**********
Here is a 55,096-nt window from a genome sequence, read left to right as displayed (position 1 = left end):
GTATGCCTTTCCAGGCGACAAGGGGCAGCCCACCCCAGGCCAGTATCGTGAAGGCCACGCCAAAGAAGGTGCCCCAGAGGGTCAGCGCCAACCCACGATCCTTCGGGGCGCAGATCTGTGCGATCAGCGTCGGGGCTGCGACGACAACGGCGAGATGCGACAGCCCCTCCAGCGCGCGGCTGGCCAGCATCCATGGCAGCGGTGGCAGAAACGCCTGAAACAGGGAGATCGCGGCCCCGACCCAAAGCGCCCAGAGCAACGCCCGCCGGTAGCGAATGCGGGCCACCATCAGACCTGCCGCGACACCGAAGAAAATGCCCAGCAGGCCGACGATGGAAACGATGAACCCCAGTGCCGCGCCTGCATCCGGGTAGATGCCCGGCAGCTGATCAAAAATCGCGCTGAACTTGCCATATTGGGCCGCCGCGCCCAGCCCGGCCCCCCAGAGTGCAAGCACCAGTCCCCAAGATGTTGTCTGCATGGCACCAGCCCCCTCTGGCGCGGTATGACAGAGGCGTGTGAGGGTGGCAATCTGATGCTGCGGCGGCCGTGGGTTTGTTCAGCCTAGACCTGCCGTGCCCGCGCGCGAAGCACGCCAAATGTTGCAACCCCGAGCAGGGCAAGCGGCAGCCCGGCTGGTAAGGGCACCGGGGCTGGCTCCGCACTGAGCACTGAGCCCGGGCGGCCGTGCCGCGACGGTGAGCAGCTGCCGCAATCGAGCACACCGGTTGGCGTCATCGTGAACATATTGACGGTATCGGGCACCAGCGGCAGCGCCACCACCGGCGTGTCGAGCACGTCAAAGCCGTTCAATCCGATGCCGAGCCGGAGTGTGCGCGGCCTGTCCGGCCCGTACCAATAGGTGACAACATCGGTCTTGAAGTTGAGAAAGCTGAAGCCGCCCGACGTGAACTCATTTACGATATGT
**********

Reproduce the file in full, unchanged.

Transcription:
Here is a 55,096-nt window from a genome sequence, read left to right as displayed (position 1 = left end):
GTATGCCTTTCCAGGCGACAAGGGGCAGCCCACCCCAGGCCAGTATCGTGAAGGCCACGCCAAAGAAGGTGCCCCAGAGGGTCAGCGCCAACCCACGATCCTTCGGGGCGCAGATCTGTGCGATCAGCGTCGGGGCTGCGACGACAACGGCGAGATGCGACAGCCCCTCCAGCGCGCGGCTGGCCAGCATCCATGGCAGCGGTGGCAGAAACGCCTGAAACAGGGAGATCGCGGCCCCGACCCAAAGCGCCCAGAGCAACGCCCGCCGGTAGCGAATGCGGGCCACCATCAGACCTGCCGCGACACCGAAGAAAATGCCCAGCAGGCCGACGATGGAAACGATGAACCCCAGTGCCGCGCCTGCATCCGGGTAGATGCCCGGCAGCTGATCAAAAATCGCGCTGAACTTGCCATATTGGGCCGCCGCGCCCAGCCCGGCCCCCCAGAGTGCAAGCACCAGTCCCCAAGATGTTGTCTGCATGGCACCAGCCCCCTCTGGCGCGGTATGACAGAGGCGTGTGAGGGTGGCAATCTGATGCTGCGGCGGCCGTGGGTTTGTTCAGCCTAGACCTGCCGTGCCCGCGCGCGAAGCACGCCAAATGTTGCAACCCCGAGCAGGGCAAGCGGCAGCCCGGCTGGTAAGGGCACCGGGGCTGGCTCCGCACTGAGCACTGAGCCCGGGCGGCCGTGCCGCGACGGTGAGCAGCTGCCGCAATCGAGCACACCGGTTGGCGTCATCGTGAACATATTGACGGTATCGGGCACCAGCGGCAGCGCCACCACCGGCGTGTCGAGCACGTCAAAGCCGTTCAATCCGATGCCGAGCCGGAGTGTGCGCGGCCTGTCCGGCCCGTACCAATAGGTGACAACATCGGTCTTGAAGTTGAGAAAGCTGAAGCCGCCCGACGTGAACTCATTTACGATATGT